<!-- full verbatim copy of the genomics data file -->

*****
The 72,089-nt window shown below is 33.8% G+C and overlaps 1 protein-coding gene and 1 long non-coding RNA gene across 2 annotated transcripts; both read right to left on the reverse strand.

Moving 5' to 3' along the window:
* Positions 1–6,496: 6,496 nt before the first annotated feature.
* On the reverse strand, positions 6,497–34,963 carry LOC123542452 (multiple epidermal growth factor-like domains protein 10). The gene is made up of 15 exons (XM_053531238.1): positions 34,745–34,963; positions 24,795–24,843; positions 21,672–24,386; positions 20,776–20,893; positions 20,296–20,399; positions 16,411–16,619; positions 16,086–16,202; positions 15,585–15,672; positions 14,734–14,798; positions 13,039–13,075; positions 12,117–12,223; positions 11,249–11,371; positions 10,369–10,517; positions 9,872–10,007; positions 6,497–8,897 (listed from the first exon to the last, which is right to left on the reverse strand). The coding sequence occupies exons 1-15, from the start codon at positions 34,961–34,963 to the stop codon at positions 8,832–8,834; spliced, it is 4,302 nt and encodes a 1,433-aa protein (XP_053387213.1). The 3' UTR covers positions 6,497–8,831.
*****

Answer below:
The 72,089-nt window shown below is 33.8% G+C and overlaps 1 protein-coding gene and 1 long non-coding RNA gene across 2 annotated transcripts; both read right to left on the reverse strand.

Moving 5' to 3' along the window:
* Positions 1–6,496: 6,496 nt before the first annotated feature.
* On the reverse strand, positions 6,497–34,963 carry LOC123542452 (multiple epidermal growth factor-like domains protein 10). The gene is made up of 15 exons (XM_053531238.1): positions 34,745–34,963; positions 24,795–24,843; positions 21,672–24,386; positions 20,776–20,893; positions 20,296–20,399; positions 16,411–16,619; positions 16,086–16,202; positions 15,585–15,672; positions 14,734–14,798; positions 13,039–13,075; positions 12,117–12,223; positions 11,249–11,371; positions 10,369–10,517; positions 9,872–10,007; positions 6,497–8,897 (listed from the first exon to the last, which is right to left on the reverse strand). The coding sequence occupies exons 1-15, from the start codon at positions 34,961–34,963 to the stop codon at positions 8,832–8,834; spliced, it is 4,302 nt and encodes a 1,433-aa protein (XP_053387213.1). The 3' UTR covers positions 6,497–8,831.